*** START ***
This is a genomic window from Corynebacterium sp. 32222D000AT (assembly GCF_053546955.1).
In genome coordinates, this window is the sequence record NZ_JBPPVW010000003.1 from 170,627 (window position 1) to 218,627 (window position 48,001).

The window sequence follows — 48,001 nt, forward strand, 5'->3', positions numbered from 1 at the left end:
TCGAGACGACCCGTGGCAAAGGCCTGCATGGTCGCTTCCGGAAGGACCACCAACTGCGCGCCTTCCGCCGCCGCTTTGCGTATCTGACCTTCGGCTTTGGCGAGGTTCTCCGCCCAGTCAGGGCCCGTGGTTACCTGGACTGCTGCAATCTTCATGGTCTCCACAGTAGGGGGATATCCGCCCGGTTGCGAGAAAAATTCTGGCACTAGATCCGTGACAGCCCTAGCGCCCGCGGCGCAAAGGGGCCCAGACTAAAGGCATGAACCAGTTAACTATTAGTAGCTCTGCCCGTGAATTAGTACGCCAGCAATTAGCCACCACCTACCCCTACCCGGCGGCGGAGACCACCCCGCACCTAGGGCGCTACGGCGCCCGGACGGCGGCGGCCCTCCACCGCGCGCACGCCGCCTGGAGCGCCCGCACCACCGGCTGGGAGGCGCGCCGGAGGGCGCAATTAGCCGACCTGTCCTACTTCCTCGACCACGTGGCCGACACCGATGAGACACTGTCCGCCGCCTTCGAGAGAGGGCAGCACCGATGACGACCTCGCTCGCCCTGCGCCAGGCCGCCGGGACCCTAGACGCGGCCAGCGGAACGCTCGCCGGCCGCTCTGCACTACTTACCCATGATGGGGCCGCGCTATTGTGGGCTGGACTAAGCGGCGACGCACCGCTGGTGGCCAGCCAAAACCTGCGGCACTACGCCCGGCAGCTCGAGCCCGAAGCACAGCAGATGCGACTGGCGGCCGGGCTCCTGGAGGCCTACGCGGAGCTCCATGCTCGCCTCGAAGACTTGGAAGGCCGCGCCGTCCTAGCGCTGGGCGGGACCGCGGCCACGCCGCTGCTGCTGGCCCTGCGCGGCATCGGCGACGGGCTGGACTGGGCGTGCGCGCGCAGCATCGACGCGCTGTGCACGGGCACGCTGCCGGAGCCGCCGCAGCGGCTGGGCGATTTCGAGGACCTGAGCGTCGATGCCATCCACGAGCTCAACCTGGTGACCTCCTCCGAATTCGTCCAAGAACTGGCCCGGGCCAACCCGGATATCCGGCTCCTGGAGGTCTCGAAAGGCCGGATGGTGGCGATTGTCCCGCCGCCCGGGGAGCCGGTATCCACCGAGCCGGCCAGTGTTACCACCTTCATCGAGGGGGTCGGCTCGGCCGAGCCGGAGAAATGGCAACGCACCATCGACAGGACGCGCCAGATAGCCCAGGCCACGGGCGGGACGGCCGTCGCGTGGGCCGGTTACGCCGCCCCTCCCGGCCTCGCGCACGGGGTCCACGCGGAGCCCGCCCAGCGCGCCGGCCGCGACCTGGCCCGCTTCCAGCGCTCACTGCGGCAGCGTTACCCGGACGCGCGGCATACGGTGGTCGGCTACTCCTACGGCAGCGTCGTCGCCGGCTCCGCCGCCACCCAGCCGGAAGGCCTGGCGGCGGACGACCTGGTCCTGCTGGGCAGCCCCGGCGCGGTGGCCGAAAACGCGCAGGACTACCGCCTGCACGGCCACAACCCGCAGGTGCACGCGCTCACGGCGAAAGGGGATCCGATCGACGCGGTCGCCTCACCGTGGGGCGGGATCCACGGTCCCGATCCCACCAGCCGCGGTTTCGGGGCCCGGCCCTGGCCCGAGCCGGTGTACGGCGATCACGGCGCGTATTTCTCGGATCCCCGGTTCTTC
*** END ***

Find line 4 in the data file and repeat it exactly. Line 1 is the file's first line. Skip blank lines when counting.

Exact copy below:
TCGAGACGACCCGTGGCAAAGGCCTGCATGGTCGCTTCCGGAAGGACCACCAACTGCGCGCCTTCCGCCGCCGCTTTGCGTATCTGACCTTCGGCTTTGGCGAGGTTCTCCGCCCAGTCAGGGCCCGTGGTTACCTGGACTGCTGCAATCTTCATGGTCTCCACAGTAGGGGGATATCCGCCCGGTTGCGAGAAAAATTCTGGCACTAGATCCGTGACAGCCCTAGCGCCCGCGGCGCAAAGGGGCCCAGACTAAAGGCATGAACCAGTTAACTATTAGTAGCTCTGCCCGTGAATTAGTACGCCAGCAATTAGCCACCACCTACCCCTACCCGGCGGCGGAGACCACCCCGCACCTAGGGCGCTACGGCGCCCGGACGGCGGCGGCCCTCCACCGCGCGCACGCCGCCTGGAGCGCCCGCACCACCGGCTGGGAGGCGCGCCGGAGGGCGCAATTAGCCGACCTGTCCTACTTCCTCGACCACGTGGCCGACACCGATGAGACACTGTCCGCCGCCTTCGAGAGAGGGCAGCACCGATGACGACCTCGCTCGCCCTGCGCCAGGCCGCCGGGACCCTAGACGCGGCCAGCGGAACGCTCGCCGGCCGCTCTGCACTACTTACCCATGATGGGGCCGCGCTATTGTGGGCTGGACTAAGCGGCGACGCACCGCTGGTGGCCAGCCAAAACCTGCGGCACTACGCCCGGCAGCTCGAGCCCGAAGCACAGCAGATGCGACTGGCGGCCGGGCTCCTGGAGGCCTACGCGGAGCTCCATGCTCGCCTCGAAGACTTGGAAGGCCGCGCCGTCCTAGCGCTGGGCGGGACCGCGGCCACGCCGCTGCTGCTGGCCCTGCGCGGCATCGGCGACGGGCTGGACTGGGCGTGCGCGCGCAGCATCGACGCGCTGTGCACGGGCACGCTGCCGGAGCCGCCGCAGCGGCTGGGCGATTTCGAGGACCTGAGCGTCGATGCCATCCACGAGCTCAACCTGGTGACCTCCTCCGAATTCGTCCAAGAACTGGCCCGGGCCAACCCGGATATCCGGCTCCTGGAGGTCTCGAAAGGCCGGATGGTGGCGATTGTCCCGCCGCCCGGGGAGCCGGTATCCACCGAGCCGGCCAGTGTTACCACCTTCATCGAGGGGGTCGGCTCGGCCGAGCCGGAGAAATGGCAACGCACCATCGACAGGACGCGCCAGATAGCCCAGGCCACGGGCGGGACGGCCGTCGCGTGGGCCGGTTACGCCGCCCCTCCCGGCCTCGCGCACGGGGTCCACGCGGAGCCCGCCCAGCGCGCCGGCCGCGACCTGGCCCGCTTCCAGCGCTCACTGCGGCAGCGTTACCCGGACGCGCGGCATACGGTGGTCGGCTACTCCTACGGCAGCGTCGTCGCCGGCTCCGCCGCCACCCAGCCGGAAGGCCTGGCGGCGGACGACCTGGTCCTGCTGGGCAGCCCCGGCGCGGTGGCCGAAAACGCGCAGGACTACCGCCTGCACGGCCACAACCCGCAGGTGCACGCGCTCACGGCGAAAGGGGATCCGATCGACGCGGTCGCCTCACCGTGGGGCGGGATCCACGGTCCCGATCCCACCAGCCGCGGTTTCGGGGCCCGGCCCTGGCCCGAGCCGGTGTACGGCGATCACGGCGCGTATTTCTCGGATCCCCGGTTCTTC